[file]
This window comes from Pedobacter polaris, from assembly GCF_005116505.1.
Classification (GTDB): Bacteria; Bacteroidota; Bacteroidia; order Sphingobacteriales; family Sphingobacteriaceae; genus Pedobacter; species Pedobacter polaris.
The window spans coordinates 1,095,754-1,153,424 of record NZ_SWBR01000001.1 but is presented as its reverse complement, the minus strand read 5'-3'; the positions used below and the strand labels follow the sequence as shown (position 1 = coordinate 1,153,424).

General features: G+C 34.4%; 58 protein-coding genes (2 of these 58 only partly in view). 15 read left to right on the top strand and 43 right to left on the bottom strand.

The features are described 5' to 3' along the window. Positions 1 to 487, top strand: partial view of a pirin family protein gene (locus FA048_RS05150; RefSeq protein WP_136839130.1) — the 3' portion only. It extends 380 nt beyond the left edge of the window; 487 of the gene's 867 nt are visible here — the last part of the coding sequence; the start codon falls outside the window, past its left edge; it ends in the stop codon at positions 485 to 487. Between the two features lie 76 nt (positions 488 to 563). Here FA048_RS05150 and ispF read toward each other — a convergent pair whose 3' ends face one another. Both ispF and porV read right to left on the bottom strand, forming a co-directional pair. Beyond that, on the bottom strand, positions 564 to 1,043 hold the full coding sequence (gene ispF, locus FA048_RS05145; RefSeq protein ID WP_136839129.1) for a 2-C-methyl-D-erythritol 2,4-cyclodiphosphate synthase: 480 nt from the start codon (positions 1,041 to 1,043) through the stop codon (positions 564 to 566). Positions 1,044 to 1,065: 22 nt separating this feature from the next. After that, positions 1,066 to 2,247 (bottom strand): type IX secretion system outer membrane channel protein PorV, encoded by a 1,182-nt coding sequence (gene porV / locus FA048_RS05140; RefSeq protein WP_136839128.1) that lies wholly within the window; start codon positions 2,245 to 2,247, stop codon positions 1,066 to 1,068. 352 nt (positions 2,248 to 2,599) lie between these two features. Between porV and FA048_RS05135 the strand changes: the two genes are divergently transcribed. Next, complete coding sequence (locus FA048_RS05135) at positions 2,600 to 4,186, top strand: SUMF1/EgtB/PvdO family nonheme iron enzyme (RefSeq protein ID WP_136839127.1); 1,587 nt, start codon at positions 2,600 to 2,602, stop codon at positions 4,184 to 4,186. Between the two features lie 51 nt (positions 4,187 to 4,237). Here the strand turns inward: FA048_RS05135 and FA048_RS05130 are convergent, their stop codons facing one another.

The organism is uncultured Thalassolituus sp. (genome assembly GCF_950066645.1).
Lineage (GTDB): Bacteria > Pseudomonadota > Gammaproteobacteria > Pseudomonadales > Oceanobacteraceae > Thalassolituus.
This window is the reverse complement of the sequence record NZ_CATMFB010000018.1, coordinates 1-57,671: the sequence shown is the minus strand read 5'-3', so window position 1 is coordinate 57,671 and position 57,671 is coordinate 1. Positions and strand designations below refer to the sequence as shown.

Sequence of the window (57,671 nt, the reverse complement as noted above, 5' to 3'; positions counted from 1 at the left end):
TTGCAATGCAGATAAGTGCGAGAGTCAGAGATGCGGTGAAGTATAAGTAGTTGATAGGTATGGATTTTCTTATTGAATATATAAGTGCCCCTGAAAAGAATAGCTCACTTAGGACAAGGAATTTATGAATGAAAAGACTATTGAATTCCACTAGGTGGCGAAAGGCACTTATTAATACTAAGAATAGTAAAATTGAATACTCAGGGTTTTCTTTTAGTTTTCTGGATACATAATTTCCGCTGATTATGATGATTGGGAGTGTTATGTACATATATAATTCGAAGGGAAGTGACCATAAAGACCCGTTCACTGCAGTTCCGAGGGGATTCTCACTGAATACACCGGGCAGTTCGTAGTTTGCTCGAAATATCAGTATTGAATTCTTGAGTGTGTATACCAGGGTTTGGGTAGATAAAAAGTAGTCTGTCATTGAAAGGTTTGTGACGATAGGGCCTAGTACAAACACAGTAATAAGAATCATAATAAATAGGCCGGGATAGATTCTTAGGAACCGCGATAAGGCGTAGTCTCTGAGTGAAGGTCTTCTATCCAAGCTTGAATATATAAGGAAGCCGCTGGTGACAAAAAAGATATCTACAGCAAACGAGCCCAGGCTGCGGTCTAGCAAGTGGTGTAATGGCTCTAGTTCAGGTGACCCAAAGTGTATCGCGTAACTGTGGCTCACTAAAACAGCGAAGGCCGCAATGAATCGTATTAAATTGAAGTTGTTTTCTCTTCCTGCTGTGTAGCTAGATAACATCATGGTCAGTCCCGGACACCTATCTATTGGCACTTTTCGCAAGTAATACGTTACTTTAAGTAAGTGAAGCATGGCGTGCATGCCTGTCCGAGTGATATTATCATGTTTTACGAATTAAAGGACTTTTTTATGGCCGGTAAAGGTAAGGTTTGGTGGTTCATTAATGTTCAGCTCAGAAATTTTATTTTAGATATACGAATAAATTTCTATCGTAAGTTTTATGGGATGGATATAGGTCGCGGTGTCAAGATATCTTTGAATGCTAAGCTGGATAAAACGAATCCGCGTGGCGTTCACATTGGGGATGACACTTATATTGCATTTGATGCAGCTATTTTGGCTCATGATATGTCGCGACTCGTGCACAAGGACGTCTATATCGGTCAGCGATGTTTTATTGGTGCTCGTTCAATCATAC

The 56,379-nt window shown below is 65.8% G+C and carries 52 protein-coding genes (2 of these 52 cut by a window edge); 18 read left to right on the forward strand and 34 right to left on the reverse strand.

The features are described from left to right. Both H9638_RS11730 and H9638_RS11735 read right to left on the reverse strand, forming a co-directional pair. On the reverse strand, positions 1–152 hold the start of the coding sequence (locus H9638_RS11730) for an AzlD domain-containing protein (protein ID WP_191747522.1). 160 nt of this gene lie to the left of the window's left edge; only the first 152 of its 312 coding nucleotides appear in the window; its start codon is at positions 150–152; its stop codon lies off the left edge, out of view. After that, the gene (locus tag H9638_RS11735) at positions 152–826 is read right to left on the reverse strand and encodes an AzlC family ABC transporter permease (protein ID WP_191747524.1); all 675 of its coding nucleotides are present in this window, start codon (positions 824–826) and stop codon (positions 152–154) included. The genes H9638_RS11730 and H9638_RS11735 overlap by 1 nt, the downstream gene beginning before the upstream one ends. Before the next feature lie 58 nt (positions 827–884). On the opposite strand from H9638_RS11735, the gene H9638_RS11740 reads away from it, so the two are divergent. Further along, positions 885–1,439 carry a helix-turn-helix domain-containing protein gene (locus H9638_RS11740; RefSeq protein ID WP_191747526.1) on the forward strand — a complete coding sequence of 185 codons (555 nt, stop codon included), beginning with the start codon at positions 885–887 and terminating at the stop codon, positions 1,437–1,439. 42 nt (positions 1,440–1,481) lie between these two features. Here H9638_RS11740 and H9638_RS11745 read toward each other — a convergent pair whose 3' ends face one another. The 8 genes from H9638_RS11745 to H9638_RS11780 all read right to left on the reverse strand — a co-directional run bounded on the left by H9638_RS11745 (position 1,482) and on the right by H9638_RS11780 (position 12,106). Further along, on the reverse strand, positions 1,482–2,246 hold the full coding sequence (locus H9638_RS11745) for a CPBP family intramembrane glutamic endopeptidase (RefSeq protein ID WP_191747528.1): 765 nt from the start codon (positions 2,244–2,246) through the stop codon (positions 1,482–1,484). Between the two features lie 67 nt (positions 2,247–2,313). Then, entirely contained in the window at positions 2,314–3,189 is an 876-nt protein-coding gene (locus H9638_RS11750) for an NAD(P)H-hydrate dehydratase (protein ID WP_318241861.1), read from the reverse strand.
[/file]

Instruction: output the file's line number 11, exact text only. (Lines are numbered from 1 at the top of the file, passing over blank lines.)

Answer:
The 56,379-nt window shown below is 65.8% G+C and carries 52 protein-coding genes (2 of these 52 cut by a window edge); 18 read left to right on the forward strand and 34 right to left on the reverse strand.